From Common Core: Mandated Not Law, Not Funded, Not Evidence-Based, Not Field-Tested, No Pilot Program:
Common Core Initiative Standards (CCIS) is not an act of Congress. Venture Capitalists are behind program development. Some of the materials refer to your children as “human capital.” That’s for starters. Gretchen Logue at Missouri Education Watchdog has been tracking CCIS for over two years. She is the go-to expert online in Missouri. About 45 states have adopted this disaster. In the video below (transcript also), Gretchen is speaking in Quincy, Illinois. What you’ll read is the nuts and bolts of Common Core. At the end she tells you how to combat this in your own state, and how to approach your school board and legislature. Please pass the information on to your family and friends, especially those with children and grandchildren. (Note that I refer to Common Core or CCIS below as “CC” for expediency)
Begin Transcript (all emphasis is mine):
Moderator: What is the concern about Common Core?
Logue: With Common Core there are three basic concerns: Cost, Control and the Data Collection…
The cost, at least in Missouri…the Pioneer Institute has determined that it will cost just the State of Missouri $350 Million. We don’t know how much it’s going to cost each individual school district.
CC requires computer assessment, teacher professional development training and it’s different from what they had been trained before, and the computer infrastructure. Just to do one school in Missouri in a district, was a Million dollars. These are costs the districts have not budgeted and they don’t know how much it is going to cost.
The State has not gone to the legislators yet to ask for an additional $350 Million or however much it is.
The control: it bypassed state legislators and it bypassed the voters. Unlike No Child Left Behind, which was a Congressional Act, these are mandates that are Stimulus-dollar-funded, so when the Stimulus ends in September 2014, all that money runs out.
You have two private trade organizations, that’s the Chief Council of State School Officers and the National Governors Association. They are not governmental organizations. They have been funded by the federal government to DIRECT the curriculum, the assessments and teacher evaluations.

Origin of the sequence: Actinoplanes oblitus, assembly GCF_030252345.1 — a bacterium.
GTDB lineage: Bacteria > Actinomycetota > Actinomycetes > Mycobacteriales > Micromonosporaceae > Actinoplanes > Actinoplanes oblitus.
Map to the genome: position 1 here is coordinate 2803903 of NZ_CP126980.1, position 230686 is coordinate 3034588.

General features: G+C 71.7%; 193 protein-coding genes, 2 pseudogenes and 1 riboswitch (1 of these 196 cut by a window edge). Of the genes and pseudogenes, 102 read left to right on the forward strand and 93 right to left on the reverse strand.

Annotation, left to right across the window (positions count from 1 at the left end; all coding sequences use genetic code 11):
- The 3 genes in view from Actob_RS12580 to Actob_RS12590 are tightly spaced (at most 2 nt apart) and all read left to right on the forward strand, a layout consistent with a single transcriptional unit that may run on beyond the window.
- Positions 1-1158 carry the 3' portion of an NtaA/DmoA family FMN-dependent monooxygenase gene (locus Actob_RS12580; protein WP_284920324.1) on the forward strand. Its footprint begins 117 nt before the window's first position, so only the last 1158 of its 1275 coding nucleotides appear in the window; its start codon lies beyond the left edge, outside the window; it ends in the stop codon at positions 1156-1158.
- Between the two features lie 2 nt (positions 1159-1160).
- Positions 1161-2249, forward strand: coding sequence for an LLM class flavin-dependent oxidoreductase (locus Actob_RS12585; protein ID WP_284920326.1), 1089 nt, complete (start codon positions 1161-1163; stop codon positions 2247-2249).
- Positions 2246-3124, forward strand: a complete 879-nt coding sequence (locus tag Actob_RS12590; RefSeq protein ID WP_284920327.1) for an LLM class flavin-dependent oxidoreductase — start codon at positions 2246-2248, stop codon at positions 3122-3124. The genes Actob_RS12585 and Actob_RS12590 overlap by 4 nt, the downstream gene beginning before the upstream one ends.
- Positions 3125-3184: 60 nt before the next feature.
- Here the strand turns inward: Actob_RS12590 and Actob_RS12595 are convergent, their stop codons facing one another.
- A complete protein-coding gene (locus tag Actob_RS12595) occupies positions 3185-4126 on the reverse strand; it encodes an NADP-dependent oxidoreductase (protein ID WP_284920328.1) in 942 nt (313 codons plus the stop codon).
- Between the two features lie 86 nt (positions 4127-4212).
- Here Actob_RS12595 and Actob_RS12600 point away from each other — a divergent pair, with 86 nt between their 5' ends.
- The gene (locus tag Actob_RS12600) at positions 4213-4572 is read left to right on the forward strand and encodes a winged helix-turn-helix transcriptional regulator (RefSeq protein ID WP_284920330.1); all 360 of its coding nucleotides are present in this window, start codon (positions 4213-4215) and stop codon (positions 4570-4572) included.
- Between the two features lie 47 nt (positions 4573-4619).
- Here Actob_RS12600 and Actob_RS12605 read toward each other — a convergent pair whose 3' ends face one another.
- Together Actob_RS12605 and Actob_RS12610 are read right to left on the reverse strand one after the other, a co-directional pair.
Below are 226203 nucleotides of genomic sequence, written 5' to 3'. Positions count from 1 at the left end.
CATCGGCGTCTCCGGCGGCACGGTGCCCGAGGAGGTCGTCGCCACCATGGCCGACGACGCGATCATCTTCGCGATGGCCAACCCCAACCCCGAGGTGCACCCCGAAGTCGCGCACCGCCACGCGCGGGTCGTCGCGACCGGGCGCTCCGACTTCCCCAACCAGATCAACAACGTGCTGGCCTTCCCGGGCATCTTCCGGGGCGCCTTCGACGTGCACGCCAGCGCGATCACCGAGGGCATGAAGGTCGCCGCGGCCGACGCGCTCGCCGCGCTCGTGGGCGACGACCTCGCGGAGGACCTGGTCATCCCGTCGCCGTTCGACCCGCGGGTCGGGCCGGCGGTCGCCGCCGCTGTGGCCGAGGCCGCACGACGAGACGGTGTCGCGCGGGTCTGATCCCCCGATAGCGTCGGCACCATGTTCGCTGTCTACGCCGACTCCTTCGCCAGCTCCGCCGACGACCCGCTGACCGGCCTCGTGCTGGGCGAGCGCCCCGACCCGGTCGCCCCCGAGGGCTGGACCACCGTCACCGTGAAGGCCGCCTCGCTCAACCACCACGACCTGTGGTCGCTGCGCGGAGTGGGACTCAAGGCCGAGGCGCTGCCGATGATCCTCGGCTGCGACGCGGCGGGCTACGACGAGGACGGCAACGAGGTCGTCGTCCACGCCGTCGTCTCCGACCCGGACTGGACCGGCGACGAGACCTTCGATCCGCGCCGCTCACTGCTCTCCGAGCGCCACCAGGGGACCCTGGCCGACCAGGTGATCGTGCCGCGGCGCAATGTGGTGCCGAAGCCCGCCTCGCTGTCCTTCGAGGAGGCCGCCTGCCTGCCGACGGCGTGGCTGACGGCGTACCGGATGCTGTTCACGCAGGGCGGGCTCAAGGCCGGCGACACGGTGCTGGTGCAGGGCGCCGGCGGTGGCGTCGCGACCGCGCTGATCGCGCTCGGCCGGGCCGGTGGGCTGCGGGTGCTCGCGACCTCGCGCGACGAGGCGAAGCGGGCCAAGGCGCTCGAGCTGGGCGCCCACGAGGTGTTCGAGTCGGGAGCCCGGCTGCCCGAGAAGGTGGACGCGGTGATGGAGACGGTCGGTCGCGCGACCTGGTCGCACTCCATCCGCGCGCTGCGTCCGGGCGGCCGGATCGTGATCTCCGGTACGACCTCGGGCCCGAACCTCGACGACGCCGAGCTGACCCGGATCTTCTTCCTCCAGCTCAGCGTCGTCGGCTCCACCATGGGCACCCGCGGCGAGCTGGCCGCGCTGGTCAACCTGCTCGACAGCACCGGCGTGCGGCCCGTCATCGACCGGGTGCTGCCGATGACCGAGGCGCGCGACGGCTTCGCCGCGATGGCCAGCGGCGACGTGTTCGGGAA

The third part of it is the data. It is unprecedented that now information will be gathered on individual students, teachers and principals. The students will have data sets. The teachers and principals will be evaluated on how the children do on the assessments. The teachers, it’s up to 50%. So, if the student doesn’t do well, or the class doesn’t do well, that teacher is graded down regardless of what kind of class make-up he or she has that year.
The school district also…the standards assessments are copyrighted by the two private organizations, so a school district cannot change the standards, nor can they change the assessments, so you have to teach to the assessments…to the tests, and using the specific curriculum that aligned to Common Core Standards.
Read more here.
Clarification on the comment about the curriculum: If the curriculum has to be aligned to the CCSS, then the curriculum is being directed defacto. The standards do not state the curriculum is to be directed (in fact, districts legally control the curriculum and a talking point from the proponents is that schools still have this control), but if the curriculum is not aligned to CCSS, it won't be used as it won't align to the standards and assessments.
Ask your school district curriculum director if the district will be using non-CCSS aligned curricula this year. If not, ask the reason why. If your curriculum director states it must align with the standards and assessments, the control of the curricula is being directed by CCSS.
The state agencies are beginning to use the talking point that standards can indeed be modified. If this is true, then the standards are no longer common and valid comparisons are not possible between state achievement levels. How can standards and assessments be different, yet be rolled out as being common so students moving from state to state won't notice any difference?
For the Scott Joftus reference in the interview, read here.